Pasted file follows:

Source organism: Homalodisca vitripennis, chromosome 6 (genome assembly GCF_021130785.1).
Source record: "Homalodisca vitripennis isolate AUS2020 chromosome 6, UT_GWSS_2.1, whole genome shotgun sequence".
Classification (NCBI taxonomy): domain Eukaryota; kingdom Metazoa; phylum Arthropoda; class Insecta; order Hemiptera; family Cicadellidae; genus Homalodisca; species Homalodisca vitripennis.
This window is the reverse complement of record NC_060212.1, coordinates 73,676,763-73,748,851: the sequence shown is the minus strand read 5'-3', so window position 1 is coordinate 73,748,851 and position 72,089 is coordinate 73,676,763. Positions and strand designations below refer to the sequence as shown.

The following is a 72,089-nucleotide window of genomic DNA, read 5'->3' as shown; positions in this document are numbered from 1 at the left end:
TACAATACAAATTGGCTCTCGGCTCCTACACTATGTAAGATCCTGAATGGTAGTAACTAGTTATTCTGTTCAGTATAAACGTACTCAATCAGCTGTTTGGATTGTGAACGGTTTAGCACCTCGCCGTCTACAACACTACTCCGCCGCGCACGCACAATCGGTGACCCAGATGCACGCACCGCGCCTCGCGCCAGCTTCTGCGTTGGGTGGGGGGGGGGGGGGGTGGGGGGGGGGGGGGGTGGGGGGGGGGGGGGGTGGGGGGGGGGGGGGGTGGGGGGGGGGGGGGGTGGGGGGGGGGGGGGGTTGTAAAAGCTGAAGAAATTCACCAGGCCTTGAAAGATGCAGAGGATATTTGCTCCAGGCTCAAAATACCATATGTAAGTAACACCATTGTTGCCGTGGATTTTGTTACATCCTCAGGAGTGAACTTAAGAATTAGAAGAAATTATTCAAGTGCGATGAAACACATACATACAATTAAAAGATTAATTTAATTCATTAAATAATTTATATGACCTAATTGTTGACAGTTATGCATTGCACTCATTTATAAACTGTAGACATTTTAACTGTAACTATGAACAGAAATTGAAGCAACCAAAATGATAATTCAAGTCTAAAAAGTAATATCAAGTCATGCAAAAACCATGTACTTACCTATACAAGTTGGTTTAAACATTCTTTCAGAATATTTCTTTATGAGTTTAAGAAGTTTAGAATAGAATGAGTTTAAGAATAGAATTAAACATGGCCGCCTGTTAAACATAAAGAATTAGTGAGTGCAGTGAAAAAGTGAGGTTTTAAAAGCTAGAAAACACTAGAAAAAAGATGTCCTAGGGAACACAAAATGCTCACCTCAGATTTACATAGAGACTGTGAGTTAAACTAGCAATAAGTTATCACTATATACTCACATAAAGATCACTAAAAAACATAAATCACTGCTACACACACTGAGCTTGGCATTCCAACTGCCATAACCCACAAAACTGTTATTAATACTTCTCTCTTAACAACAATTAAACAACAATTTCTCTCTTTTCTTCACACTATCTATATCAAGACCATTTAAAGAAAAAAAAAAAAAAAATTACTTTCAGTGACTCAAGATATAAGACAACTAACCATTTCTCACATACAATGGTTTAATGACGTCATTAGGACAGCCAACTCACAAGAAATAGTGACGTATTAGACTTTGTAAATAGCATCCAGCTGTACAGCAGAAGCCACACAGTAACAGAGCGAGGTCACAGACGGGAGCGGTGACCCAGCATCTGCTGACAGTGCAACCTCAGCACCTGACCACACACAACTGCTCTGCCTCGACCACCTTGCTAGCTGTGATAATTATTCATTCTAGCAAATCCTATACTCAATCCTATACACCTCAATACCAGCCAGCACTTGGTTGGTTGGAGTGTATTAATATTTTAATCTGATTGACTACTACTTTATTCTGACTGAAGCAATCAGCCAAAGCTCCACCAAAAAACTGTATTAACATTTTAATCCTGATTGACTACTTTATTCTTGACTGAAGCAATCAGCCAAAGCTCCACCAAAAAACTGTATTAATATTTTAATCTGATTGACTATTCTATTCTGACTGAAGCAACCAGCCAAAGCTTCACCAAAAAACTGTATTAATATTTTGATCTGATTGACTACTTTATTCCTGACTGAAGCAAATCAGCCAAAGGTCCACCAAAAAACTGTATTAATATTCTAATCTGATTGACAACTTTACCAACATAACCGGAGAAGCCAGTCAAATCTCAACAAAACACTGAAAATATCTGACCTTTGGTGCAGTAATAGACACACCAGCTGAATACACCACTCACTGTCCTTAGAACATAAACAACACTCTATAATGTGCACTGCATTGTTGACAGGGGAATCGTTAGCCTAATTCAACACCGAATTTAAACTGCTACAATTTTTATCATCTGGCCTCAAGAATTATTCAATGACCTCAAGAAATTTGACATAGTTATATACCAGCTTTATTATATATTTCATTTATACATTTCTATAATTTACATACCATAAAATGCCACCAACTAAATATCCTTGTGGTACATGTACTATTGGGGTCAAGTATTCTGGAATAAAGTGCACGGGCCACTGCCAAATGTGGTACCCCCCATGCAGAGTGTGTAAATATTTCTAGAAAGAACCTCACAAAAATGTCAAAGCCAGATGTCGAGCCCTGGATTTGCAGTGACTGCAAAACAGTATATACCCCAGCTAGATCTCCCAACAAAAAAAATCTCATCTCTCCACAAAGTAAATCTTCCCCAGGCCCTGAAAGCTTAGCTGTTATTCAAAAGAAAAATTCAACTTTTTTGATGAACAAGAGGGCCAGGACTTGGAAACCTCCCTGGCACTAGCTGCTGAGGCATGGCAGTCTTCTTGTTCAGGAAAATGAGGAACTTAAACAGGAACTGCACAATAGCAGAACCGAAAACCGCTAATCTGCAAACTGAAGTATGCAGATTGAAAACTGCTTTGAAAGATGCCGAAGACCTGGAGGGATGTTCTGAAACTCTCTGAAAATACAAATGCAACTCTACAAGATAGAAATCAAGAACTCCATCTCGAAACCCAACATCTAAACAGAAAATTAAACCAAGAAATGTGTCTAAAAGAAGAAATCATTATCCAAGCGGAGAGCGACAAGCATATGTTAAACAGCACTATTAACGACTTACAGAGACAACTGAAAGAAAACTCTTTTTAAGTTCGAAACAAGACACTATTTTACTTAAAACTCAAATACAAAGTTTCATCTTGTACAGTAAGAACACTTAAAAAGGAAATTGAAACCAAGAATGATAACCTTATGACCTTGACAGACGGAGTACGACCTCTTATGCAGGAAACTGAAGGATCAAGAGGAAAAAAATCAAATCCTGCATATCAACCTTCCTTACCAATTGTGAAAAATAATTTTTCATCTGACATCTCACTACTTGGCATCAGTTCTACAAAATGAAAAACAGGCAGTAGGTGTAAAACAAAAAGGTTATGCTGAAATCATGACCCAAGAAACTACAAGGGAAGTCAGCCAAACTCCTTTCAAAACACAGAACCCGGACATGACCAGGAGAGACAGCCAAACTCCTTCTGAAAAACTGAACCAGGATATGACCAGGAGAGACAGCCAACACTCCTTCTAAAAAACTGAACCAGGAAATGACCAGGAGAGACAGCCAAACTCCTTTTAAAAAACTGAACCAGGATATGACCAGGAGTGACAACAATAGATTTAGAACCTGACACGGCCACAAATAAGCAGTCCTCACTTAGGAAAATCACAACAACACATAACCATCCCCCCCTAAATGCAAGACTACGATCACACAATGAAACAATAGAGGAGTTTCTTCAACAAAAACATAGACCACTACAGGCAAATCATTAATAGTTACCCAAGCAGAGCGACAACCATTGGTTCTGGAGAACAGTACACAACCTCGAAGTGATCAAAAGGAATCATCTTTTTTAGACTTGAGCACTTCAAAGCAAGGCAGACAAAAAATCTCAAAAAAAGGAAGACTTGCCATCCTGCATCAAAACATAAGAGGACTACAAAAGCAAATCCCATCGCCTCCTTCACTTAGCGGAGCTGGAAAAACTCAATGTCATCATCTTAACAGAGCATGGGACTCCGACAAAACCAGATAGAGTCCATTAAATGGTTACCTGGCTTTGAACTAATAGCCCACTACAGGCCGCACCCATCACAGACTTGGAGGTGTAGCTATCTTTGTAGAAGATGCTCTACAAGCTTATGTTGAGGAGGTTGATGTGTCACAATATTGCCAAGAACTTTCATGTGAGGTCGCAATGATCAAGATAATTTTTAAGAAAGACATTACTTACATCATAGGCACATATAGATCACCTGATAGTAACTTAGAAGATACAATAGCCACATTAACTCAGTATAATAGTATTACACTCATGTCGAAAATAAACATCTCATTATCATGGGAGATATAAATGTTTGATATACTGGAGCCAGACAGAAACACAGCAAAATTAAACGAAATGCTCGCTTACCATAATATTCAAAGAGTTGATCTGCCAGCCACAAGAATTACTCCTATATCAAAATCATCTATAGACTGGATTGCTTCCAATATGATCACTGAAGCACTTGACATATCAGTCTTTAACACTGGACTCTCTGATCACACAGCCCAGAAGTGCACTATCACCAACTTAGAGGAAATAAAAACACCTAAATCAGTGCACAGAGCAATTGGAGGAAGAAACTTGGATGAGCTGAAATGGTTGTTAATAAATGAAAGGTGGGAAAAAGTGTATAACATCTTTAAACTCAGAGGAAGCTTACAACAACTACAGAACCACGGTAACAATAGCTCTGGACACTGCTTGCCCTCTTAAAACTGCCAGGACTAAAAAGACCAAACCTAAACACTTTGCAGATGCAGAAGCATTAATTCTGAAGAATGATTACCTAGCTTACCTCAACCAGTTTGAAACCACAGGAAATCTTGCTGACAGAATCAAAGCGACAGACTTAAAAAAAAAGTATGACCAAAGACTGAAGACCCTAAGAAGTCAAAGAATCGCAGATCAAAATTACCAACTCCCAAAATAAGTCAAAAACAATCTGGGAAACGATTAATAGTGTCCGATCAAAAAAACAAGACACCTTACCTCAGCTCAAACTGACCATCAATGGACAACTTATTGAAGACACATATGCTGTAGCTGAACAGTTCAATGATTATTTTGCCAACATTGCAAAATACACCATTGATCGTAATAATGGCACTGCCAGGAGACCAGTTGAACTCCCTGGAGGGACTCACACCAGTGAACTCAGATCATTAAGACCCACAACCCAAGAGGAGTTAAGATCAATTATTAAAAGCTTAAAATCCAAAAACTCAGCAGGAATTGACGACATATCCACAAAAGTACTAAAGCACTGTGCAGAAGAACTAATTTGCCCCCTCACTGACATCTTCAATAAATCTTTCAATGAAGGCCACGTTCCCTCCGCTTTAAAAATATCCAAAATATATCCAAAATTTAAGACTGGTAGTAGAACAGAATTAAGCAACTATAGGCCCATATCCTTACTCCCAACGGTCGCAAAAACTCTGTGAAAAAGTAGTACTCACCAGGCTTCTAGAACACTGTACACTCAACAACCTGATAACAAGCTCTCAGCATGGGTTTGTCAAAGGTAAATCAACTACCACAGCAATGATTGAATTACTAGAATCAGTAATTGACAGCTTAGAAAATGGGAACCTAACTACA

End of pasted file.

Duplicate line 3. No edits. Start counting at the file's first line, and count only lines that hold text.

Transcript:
Classification (NCBI taxonomy): domain Eukaryota; kingdom Metazoa; phylum Arthropoda; class Insecta; order Hemiptera; family Cicadellidae; genus Homalodisca; species Homalodisca vitripennis.